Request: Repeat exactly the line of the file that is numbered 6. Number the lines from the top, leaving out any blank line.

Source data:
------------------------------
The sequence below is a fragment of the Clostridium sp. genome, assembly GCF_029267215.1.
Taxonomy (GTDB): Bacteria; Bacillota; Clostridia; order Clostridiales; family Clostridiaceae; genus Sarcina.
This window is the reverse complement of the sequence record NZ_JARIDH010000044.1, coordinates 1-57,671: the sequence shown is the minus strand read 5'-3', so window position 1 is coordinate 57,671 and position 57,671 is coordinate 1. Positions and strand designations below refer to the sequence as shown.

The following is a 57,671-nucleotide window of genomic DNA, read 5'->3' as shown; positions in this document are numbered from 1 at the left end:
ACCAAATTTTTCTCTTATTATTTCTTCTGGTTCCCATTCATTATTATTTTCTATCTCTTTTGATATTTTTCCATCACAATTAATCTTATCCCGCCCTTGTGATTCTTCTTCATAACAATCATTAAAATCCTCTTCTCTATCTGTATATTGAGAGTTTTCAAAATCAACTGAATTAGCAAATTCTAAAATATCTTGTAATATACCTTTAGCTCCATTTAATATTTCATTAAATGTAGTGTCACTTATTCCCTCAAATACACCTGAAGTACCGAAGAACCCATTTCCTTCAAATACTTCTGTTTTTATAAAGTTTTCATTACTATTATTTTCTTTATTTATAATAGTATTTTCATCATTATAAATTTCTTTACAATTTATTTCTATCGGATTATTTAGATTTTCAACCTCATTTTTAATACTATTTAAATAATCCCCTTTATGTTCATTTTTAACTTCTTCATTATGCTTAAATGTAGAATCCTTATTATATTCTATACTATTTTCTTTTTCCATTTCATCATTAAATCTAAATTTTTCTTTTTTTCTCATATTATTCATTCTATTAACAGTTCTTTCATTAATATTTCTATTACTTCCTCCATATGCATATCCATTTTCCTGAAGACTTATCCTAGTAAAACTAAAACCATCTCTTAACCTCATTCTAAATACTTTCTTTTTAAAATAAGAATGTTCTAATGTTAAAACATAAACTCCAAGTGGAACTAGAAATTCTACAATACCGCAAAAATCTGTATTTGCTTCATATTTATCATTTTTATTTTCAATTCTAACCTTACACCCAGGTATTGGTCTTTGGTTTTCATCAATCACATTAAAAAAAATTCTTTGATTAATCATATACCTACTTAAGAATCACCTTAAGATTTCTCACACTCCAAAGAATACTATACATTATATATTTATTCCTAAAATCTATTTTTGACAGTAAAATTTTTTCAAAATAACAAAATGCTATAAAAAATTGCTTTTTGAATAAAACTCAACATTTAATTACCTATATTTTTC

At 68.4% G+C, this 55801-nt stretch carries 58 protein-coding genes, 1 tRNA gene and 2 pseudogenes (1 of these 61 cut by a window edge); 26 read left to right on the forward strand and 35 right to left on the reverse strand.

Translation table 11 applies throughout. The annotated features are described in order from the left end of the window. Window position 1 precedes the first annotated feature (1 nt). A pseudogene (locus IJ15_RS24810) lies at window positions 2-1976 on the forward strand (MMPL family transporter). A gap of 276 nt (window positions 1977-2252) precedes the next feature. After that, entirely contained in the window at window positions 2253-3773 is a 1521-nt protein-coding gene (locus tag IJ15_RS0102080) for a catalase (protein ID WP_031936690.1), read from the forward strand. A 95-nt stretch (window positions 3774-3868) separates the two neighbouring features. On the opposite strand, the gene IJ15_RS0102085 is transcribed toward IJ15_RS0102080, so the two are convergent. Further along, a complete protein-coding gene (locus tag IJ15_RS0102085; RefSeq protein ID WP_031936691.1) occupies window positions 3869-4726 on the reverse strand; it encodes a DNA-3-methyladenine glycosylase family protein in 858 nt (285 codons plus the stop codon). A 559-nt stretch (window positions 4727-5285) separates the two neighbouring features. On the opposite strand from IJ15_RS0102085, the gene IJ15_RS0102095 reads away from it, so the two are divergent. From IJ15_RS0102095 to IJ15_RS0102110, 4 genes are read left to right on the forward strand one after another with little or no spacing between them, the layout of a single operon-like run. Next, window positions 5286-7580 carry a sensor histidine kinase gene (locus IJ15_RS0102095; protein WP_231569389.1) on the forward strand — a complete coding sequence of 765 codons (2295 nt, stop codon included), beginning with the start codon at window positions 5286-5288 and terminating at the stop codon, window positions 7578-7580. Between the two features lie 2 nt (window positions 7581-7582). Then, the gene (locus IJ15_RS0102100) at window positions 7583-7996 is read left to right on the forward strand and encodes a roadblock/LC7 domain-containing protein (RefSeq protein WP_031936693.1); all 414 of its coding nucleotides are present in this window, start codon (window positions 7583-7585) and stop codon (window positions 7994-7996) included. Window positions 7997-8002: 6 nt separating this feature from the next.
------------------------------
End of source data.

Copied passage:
At 68.4% G+C, this 55801-nt stretch carries 58 protein-coding genes, 1 tRNA gene and 2 pseudogenes (1 of these 61 cut by a window edge); 26 read left to right on the forward strand and 35 right to left on the reverse strand.